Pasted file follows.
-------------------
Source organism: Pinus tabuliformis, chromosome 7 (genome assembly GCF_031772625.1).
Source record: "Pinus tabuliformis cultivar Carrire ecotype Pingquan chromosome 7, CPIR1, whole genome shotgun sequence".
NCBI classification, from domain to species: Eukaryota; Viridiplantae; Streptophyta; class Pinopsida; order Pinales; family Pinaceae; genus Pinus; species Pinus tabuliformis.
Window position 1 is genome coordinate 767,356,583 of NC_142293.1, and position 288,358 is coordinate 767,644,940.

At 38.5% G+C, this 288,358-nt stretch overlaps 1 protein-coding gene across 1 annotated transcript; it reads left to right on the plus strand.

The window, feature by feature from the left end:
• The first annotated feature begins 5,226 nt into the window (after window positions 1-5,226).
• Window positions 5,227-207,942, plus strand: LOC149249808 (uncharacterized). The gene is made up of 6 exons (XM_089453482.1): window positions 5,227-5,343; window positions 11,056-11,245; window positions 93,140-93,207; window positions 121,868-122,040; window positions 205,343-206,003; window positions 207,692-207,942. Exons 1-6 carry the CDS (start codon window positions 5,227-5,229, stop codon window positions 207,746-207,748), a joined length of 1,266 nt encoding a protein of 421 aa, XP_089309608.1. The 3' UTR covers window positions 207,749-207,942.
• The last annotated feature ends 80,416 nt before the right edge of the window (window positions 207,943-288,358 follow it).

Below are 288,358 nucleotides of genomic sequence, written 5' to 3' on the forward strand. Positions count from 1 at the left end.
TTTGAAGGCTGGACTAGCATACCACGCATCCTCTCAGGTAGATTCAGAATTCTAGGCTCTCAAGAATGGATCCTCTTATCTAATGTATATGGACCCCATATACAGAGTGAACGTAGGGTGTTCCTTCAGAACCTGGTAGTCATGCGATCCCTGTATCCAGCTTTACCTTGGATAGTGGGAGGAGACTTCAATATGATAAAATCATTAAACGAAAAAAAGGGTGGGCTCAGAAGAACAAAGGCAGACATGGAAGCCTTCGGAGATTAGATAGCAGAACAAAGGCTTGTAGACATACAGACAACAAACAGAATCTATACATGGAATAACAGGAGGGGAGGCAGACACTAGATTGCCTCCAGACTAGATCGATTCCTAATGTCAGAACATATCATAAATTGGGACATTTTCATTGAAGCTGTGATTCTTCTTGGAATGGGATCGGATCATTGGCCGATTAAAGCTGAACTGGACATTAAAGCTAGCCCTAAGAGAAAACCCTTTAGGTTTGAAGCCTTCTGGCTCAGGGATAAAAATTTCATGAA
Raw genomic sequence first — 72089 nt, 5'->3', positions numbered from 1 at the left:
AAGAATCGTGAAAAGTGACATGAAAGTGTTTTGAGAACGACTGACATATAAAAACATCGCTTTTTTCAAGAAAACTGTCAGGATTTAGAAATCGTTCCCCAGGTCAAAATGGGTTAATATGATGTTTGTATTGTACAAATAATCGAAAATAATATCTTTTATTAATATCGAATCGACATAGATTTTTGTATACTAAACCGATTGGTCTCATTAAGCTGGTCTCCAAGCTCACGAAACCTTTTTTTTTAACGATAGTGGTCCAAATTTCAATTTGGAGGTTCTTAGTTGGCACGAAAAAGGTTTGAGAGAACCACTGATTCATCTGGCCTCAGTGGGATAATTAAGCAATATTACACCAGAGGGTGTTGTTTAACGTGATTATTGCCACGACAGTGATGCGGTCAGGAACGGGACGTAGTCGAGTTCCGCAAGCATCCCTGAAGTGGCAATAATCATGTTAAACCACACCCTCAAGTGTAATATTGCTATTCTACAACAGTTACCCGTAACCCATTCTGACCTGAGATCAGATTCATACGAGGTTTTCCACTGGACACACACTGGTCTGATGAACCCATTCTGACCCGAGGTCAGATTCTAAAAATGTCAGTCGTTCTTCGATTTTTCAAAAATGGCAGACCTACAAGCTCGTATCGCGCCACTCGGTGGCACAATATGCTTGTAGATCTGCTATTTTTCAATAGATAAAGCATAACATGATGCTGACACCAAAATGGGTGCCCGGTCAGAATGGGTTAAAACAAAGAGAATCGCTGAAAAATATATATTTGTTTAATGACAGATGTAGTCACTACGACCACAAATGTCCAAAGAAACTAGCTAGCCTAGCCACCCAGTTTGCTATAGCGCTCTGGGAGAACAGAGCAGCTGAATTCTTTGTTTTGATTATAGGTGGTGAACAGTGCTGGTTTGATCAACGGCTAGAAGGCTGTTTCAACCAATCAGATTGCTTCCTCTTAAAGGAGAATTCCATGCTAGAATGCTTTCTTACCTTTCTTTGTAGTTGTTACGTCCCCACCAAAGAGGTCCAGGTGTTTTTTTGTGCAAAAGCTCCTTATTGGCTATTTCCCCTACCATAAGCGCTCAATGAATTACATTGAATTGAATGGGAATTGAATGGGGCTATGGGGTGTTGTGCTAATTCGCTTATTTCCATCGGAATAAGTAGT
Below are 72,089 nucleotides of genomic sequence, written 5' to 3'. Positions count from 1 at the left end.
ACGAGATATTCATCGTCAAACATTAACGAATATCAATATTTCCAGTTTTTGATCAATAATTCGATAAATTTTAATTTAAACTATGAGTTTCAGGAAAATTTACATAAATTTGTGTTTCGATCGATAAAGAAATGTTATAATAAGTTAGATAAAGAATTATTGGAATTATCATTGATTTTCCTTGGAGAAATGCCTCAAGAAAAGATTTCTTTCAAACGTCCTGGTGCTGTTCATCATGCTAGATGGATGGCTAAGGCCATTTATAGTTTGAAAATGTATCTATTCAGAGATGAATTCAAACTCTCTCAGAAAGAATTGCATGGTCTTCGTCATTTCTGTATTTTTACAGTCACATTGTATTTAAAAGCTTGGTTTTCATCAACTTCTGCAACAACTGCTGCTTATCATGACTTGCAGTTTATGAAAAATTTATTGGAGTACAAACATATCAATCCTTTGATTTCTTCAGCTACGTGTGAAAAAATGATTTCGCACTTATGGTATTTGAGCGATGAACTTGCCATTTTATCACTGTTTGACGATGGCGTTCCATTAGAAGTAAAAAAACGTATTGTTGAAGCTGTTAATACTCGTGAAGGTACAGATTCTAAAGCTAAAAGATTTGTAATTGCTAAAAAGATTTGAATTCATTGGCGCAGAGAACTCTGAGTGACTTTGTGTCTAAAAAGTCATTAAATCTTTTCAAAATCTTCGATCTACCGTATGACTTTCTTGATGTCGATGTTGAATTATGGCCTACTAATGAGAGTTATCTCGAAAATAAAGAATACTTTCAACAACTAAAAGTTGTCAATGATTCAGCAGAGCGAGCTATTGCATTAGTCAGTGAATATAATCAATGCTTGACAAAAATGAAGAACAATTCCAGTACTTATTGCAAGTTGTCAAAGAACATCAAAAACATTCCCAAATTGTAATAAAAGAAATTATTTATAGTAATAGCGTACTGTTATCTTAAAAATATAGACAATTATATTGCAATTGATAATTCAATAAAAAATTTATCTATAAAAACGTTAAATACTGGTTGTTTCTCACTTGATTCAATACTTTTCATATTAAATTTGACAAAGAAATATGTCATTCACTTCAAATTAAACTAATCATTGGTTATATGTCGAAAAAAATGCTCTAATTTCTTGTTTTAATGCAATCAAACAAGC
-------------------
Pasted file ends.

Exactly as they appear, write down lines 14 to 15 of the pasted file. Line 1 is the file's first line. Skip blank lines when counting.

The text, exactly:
Below are 72,089 nucleotides of genomic sequence, written 5' to 3'. Positions count from 1 at the left end.
ACGAGATATTCATCGTCAAACATTAACGAATATCAATATTTCCAGTTTTTGATCAATAATTCGATAAATTTTAATTTAAACTATGAGTTTCAGGAAAATTTACATAAATTTGTGTTTCGATCGATAAAGAAATGTTATAATAAGTTAGATAAAGAATTATTGGAATTATCATTGATTTTCCTTGGAGAAATGCCTCAAGAAAAGATTTCTTTCAAACGTCCTGGTGCTGTTCATCATGCTAGATGGATGGCTAAGGCCATTTATAGTTTGAAAATGTATCTATTCAGAGATGAATTCAAACTCTCTCAGAAAGAATTGCATGGTCTTCGTCATTTCTGTATTTTTACAGTCACATTGTATTTAAAAGCTTGGTTTTCATCAACTTCTGCAACAACTGCTGCTTATCATGACTTGCAGTTTATGAAAAATTTATTGGAGTACAAACATATCAATCCTTTGATTTCTTCAGCTACGTGTGAAAAAATGATTTCGCACTTATGGTATTTGAGCGATGAACTTGCCATTTTATCACTGTTTGACGATGGCGTTCCATTAGAAGTAAAAAAACGTATTGTTGAAGCTGTTAATACTCGTGAAGGTACAGATTCTAAAGCTAAAAGATTTGTAATTGCTAAAAAGATTTGAATTCATTGGCGCAGAGAACTCTGAGTGACTTTGTGTCTAAAAAGTCATTAAATCTTTTCAAAATCTTCGATCTACCGTATGACTTTCTTGATGTCGATGTTGAATTATGGCCTACTAATGAGAGTTATCTCGAAAATAAAGAATACTTTCAACAACTAAAAGTTGTCAATGATTCAGCAGAGCGAGCTATTGCATTAGTCAGTGAATATAATCAATGCTTGACAAAAATGAAGAACAATTCCAGTACTTATTGCAAGTTGTCAAAGAACATCAAAAACATTCCCAAATTGTAATAAAAGAAATTATTTATAGTAATAGCGTACTGTTATCTTAAAAATATAGACAATTATATTGCAATTGATAATTCAATAAAAAATTTATCTATAAAAACGTTAAATACTGGTTGTTTCTCACTTGATTCAATACTTTTCATATTAAATTTGACAAAGAAATATGTCATTCACTTCAAATTAAACTAATCATTGGTTATATGTCGAAAAAAATGCTCTAATTTCTTGTTTTAATGCAATCAAACAAGC